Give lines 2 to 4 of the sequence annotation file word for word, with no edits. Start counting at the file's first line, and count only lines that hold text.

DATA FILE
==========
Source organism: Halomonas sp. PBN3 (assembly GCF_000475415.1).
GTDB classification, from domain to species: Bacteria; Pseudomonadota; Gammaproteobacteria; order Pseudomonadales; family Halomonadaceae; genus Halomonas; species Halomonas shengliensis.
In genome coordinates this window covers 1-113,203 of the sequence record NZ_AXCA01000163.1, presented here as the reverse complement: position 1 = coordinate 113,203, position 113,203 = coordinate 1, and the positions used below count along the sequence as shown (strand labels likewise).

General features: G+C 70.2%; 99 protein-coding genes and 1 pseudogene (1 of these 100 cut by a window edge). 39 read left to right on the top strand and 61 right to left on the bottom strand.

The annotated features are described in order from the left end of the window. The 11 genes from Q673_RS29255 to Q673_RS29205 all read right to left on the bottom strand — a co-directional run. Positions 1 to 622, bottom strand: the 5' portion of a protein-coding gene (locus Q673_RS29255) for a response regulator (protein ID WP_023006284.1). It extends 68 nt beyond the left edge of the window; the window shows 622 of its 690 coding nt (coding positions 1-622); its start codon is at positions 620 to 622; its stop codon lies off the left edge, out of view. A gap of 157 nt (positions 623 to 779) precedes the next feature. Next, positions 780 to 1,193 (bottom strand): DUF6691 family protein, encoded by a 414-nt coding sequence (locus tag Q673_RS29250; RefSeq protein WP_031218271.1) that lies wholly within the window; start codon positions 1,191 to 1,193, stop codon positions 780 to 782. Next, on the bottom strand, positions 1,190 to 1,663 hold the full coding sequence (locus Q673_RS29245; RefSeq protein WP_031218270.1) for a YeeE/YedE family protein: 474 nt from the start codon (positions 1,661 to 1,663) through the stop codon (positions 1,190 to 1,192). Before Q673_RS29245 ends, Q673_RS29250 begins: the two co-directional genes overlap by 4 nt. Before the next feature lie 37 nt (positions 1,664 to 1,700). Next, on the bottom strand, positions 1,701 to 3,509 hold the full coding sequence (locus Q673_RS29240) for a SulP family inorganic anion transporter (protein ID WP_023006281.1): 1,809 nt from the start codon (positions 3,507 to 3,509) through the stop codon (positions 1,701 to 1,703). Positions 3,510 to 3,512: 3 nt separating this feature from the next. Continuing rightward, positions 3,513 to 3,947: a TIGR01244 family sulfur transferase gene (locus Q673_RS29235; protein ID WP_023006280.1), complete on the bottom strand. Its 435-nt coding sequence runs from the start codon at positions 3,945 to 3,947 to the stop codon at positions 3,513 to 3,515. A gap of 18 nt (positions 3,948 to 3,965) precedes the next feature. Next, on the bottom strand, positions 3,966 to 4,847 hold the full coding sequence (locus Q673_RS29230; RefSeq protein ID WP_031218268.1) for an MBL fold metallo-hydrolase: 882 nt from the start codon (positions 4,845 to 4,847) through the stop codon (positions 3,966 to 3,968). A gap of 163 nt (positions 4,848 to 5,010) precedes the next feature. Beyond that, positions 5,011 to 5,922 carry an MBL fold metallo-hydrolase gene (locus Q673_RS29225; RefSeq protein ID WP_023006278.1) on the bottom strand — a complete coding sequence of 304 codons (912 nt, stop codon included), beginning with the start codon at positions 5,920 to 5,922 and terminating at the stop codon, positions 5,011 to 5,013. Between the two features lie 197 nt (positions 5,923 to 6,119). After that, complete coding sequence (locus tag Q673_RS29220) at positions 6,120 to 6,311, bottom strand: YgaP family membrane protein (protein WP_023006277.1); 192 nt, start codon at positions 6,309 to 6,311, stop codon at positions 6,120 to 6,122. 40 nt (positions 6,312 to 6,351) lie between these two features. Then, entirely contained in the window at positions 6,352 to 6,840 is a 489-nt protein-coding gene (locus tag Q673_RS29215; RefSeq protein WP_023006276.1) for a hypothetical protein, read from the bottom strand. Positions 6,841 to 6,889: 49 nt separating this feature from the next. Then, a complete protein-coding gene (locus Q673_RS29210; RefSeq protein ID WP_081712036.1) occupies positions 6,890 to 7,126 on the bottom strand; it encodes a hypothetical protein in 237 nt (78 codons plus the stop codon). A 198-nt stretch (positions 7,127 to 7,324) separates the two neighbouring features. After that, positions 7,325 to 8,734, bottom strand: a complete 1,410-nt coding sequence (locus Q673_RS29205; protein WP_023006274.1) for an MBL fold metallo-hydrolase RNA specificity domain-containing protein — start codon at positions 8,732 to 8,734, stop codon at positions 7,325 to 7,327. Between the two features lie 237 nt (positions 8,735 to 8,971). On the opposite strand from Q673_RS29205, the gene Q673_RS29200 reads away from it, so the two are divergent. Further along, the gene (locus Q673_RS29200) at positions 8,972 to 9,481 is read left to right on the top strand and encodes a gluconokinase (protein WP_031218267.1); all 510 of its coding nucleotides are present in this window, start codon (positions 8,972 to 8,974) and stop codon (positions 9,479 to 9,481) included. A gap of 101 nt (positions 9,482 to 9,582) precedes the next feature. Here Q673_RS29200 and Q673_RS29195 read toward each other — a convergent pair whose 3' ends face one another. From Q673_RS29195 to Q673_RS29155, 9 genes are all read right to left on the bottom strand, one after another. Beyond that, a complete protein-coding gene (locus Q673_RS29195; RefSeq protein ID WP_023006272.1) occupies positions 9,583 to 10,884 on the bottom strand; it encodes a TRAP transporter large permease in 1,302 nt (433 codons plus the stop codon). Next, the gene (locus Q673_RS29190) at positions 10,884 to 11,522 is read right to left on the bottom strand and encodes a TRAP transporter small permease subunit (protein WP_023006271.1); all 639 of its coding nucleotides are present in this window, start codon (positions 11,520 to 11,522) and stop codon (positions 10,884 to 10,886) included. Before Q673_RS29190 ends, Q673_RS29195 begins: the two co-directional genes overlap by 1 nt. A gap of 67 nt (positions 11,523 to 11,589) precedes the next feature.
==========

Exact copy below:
GTDB classification, from domain to species: Bacteria; Pseudomonadota; Gammaproteobacteria; order Pseudomonadales; family Halomonadaceae; genus Halomonas; species Halomonas shengliensis.
In genome coordinates this window covers 1-113,203 of the sequence record NZ_AXCA01000163.1, presented here as the reverse complement: position 1 = coordinate 113,203, position 113,203 = coordinate 1, and the positions used below count along the sequence as shown (strand labels likewise).

General features: G+C 70.2%; 99 protein-coding genes and 1 pseudogene (1 of these 100 cut by a window edge). 39 read left to right on the top strand and 61 right to left on the bottom strand.